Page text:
Watch the spring thaw of seasonal dry ice (frozen carbon dioxide) on Mars, brought to us by the Mars Reconnaissance Orbiter.
Showing 30 posts tagged planets
Mistitled The Milky Way Planets, — because there are actually “tens of billions of Earthlike worlds” throughout the Milky Way and these are our solar system’s planets — a lovely animation from Pablo Maximiliano.
via The Curious Brain.
Further Up Yonder: A Message From ISS To All Humankind by film student Giacomo Sardelli, using images and audio messages courtesy of NASA. The video’s transcript:
As the most forward deployed citizens of the planet at this moment, and the first expedition crew aboard Space Station Alpha, we are well started on our journey of exploration and discovery, building a foothold for men and women who will voyage and live in places far away from our home planet. We are opening a gateway to space for all humankind.
As we orbit the planet every 90 minutes, we see a world without borders and send our wish that all nations will work towards peace and harmony. Our world has changed dramatically, still the ISS is the physical proof that nations can work together in harmony and should promote peace and global cooperation, and rich goals that are simply out of this world.
On this night, we would like to share with all, our good fortune on this space adventure, our wonder and excitement as we gaze on the Earth’s splendor, and our strong sense that the human spirit to do, to explore, to discover has no limit.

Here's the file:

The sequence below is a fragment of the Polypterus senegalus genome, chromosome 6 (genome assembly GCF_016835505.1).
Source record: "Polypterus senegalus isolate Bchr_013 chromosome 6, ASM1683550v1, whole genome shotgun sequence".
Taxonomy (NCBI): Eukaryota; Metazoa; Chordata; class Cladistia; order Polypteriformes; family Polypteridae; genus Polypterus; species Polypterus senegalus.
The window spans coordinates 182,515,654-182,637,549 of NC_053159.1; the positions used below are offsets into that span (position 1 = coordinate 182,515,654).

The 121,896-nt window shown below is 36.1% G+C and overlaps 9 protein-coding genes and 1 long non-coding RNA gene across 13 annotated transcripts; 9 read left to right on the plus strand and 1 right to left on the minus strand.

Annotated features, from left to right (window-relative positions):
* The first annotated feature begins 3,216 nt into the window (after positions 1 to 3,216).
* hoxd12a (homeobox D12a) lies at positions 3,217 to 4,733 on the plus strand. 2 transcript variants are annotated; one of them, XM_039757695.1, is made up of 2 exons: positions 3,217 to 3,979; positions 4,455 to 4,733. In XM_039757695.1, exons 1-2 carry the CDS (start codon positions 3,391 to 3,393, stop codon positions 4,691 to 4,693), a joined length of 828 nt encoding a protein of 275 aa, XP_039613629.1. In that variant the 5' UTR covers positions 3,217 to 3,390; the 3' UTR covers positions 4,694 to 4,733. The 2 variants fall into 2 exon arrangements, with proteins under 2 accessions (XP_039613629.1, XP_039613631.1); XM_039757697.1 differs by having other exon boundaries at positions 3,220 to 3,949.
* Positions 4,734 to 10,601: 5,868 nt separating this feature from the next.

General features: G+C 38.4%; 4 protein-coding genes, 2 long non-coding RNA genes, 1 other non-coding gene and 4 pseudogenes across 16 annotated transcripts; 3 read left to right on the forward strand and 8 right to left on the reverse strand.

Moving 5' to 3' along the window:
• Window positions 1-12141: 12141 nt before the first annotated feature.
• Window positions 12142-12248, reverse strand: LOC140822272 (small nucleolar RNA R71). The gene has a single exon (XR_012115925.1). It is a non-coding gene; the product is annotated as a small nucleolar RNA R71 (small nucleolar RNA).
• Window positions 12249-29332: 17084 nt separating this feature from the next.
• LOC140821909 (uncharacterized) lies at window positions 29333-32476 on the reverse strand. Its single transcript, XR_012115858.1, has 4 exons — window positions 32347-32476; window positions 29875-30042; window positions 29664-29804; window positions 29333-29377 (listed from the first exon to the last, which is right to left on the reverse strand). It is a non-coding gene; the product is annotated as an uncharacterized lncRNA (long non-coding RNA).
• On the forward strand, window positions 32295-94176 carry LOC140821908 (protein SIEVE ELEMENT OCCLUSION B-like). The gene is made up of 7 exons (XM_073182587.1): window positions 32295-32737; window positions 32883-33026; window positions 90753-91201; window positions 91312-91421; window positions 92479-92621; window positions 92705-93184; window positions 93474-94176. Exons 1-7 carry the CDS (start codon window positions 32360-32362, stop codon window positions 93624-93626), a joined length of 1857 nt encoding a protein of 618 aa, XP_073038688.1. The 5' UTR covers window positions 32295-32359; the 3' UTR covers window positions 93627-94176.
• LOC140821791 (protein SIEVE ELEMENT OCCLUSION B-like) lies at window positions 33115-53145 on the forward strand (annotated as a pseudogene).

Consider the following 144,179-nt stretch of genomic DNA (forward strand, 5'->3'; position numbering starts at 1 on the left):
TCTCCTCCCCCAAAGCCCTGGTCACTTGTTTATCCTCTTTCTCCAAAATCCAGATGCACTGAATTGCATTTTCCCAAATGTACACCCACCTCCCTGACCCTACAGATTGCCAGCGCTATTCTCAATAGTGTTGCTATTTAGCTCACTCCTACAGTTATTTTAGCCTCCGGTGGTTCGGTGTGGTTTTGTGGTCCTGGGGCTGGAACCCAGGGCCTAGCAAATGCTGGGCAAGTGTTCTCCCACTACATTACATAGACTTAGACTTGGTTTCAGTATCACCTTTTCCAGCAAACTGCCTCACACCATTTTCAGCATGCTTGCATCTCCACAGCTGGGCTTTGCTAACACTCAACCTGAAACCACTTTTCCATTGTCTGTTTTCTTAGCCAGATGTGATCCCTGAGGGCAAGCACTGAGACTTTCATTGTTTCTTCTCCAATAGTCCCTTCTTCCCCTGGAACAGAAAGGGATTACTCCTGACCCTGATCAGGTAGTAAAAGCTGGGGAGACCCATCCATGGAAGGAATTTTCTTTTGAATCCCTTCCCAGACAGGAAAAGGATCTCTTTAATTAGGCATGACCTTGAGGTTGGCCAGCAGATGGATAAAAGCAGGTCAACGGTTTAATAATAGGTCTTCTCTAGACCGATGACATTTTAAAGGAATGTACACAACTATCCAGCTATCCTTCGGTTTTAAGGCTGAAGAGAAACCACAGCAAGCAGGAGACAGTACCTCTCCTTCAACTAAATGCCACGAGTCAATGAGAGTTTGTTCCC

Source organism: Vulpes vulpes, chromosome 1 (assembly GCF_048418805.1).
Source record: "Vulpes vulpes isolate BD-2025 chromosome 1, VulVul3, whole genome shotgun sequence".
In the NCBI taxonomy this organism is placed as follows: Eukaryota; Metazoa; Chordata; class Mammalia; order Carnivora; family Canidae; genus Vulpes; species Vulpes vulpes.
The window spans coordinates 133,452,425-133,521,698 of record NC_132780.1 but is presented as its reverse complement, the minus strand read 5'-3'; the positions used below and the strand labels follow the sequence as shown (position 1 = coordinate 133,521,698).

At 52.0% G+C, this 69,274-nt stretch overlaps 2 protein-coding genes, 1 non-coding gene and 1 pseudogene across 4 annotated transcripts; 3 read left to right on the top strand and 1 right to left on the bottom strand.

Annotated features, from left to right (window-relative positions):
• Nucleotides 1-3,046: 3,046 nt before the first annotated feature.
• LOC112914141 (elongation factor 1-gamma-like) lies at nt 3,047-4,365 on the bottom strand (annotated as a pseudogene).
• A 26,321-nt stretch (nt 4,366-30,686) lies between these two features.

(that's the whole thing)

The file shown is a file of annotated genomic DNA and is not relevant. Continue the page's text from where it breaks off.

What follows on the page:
Times are hard all over the world, but this is a time when we can all think about being together and treasuring our planet, and we have a pretty nice view of it up here.
Want to see what it looked like for Curiosity as it hurtled toward the surface of Mars? After the heat shield separates, the car-sized rover, still protected by its back shell, continued to fall quickly toward Mars by parachute, until it separated from the back shell and began its powered descent and touchdown (via sky crane) to the ground.
Using footage provided by NASA, Reddit user Godd2 just spent the last four days on behalf of all humankind creating a stunning interpolated HD version of the descent. In layman’s terms interpolation involves taking a choppy video, in this case NASA’s 4 frames-per-second video, and rendering the “missing” frames in between resulting in an incredibly smooth 25 frames-per-second video.
Compared to the more suspenseful Seven Minutes of Terror video, this one is rather majestic, and inspires awe in a completely different way.
From the archives, all things Mars Curiosity.
via This Is Colossal.
Curiosity Has Landed, the 2m24s definitive edit from NASA Television:
Get a behind the scenes look a the tension, anticipation and exhilaration experienced by scientists and engineers at NASA’s Jet Propulsion Laboratory in Pasadena, Calif. during the Curiosity rover’s harrowing descent through the Martian atmosphere — known as “Seven Minutes of Terror.” News of Curiosity’s safe touchdown following the 13-thousand-to-zero-mile-an-hour descent to the Red Planet’s surface brought elation and high-fives all around. Curiosity begins a two-year investigation of whether Mars is or ever was capable of supporting microbial life.